The Forget-Me-Not, an age-old symbol of friendship and love, is a member of the Borage Family. (Borage means "rough haired" or "woolly"). Its generic name is Myosotis, a combination of two Greek words for mouse and ear, from the short and soft leaves in some species. Since many forget-me-nots' leaves are pubescent or hairy, it is not hard to understand why they are so called. A little more mystifying is the name "scorpion grass", which is applied to one species. It was an ancient English belief that the user of this forget-me-not would not have to be afraid of scorpions. How were the ancients to know that this was because there are no scorpions in England? The name "scorpion grass" also could have been given because of the characteristic of the unopened flower clusters of the forget-me-not to be curled up much like a scorpion's tail. Interesting too, is the fact that the color of the forget-me-not, blue with yellow centers, led scientists to the discovery that bees recognize color, and that the color markings of many flowers serve as pathways to the nectar.
The true forget-me-not is known as Myosotis scorpicides. The corolla of the flower is sky blue with a yellow center, and is a fourth of an inch to a third of an inch across. The calyx lobes are short and hairy. The leaves are one to three inches long, and also are rough and hairy, rooting at the lower nodes. The plant, first introduced from Europe by the Pilgrims, has escaped from cultivation. It does well in wet or damp places. Utahns may be more familiar with Myosotis arvensis (also from Europe), which grows along mountain roadsides in dry, sandy areas.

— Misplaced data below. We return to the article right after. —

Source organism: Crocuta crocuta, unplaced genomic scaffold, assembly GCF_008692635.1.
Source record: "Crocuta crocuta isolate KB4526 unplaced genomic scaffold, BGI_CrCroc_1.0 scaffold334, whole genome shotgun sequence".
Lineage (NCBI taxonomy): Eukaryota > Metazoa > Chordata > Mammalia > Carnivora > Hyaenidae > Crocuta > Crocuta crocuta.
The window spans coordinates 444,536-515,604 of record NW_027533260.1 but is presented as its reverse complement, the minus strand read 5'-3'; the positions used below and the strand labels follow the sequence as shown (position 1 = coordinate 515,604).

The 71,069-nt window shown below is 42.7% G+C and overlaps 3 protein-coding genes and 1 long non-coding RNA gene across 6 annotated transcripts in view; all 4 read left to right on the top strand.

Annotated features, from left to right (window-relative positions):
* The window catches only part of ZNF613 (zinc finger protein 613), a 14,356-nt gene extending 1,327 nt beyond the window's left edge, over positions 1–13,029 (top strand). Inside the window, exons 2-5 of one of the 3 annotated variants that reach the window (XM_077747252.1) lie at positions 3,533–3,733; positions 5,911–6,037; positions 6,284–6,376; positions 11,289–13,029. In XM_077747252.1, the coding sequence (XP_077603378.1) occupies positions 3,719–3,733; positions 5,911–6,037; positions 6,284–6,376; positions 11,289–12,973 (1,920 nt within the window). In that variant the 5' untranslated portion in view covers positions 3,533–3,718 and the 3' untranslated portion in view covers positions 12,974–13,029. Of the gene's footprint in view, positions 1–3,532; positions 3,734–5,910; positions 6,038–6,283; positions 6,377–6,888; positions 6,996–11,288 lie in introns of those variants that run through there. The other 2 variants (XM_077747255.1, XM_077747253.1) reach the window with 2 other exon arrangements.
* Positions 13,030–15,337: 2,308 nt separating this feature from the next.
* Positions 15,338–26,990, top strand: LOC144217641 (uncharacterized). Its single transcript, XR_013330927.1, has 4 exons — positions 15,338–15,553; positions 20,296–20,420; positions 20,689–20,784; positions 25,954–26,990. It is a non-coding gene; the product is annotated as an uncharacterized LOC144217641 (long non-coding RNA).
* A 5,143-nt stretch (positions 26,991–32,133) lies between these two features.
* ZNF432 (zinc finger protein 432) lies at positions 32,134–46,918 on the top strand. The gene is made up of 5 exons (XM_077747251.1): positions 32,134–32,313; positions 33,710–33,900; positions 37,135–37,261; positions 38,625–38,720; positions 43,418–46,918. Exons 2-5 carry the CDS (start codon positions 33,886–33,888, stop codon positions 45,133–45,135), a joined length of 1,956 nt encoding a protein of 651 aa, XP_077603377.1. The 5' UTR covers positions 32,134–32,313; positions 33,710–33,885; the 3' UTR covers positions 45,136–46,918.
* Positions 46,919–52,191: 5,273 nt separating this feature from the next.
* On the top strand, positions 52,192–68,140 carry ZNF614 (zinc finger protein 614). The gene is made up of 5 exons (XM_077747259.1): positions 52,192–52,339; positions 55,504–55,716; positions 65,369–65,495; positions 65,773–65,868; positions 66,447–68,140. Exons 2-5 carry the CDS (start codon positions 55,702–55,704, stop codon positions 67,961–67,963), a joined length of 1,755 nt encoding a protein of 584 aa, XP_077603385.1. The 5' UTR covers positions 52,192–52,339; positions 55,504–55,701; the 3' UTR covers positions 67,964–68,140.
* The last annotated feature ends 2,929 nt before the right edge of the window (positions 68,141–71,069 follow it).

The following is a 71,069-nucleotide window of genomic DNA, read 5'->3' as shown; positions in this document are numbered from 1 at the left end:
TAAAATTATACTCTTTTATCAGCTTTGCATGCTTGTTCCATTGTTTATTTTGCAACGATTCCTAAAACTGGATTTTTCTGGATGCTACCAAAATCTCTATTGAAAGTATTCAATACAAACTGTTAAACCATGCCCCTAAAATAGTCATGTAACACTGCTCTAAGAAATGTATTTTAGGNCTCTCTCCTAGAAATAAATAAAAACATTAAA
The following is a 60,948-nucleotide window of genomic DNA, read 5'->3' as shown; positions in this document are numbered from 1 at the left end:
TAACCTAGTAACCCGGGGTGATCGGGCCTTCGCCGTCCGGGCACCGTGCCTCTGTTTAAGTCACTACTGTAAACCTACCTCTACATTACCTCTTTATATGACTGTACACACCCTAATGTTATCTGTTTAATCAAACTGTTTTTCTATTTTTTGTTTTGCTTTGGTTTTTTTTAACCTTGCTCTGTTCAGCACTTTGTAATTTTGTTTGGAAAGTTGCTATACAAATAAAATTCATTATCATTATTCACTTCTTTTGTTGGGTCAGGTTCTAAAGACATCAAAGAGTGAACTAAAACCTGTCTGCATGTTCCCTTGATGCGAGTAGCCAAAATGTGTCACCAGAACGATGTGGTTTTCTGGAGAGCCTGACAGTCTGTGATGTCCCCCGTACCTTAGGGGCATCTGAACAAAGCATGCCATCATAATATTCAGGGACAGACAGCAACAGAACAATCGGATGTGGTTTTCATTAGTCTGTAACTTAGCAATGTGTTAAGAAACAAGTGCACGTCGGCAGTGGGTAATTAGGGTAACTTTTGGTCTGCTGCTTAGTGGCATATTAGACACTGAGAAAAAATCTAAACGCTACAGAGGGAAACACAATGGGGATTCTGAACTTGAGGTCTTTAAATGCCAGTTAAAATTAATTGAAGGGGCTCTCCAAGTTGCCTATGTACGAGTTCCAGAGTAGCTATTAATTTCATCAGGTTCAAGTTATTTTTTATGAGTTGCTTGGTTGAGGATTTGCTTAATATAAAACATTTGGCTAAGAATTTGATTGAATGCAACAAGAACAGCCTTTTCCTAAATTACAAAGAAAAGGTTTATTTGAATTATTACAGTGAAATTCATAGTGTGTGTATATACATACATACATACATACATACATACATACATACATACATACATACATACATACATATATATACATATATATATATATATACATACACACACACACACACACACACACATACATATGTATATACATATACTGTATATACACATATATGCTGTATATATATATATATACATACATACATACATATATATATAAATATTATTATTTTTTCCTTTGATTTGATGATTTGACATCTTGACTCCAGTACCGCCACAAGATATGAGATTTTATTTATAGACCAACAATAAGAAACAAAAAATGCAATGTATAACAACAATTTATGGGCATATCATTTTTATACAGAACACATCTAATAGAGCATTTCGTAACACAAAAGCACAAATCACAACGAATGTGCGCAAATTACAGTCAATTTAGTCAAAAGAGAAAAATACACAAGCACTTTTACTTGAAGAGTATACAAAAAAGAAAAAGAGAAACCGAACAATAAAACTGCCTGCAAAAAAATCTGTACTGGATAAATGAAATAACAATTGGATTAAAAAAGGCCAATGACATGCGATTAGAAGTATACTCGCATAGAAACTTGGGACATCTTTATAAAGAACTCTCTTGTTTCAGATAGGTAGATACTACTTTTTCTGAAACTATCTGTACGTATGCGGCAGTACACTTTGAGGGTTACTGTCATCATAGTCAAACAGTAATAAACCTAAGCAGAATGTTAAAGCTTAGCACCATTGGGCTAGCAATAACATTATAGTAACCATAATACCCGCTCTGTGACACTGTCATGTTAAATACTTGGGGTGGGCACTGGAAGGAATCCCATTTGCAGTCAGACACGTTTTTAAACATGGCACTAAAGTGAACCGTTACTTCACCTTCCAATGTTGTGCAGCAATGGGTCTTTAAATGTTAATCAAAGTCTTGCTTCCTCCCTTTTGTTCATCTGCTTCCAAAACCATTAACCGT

Myosotis scorpicides has many relatives in the intermountain region. Among them are:
Cryptantha nana
-- six inches high with white, yellow centered flowers.
Cynoglossum officinales
Hound's Tongue, also introduced from Europe
-- two feet tall with dark maroon red flowers.
Hackelia patens
Mertensia ciliata and Mertensia oblongifolia
Mountain Bluebells
-- with nodding bell-like flowers of pink and blue.
Lithospermum incisum and Lithospermum ruderale
-- with flowers that are cream to yellow.
-- by Adrianne Montgomery

Utah Nature Study Society
May 1967
Adapted for
by Sandra Bray

Other Spring Wildflowers
More About the Birds and Bees
Nature Notes -- Thoughts and Observations
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Reports of Some Past Outings and Events
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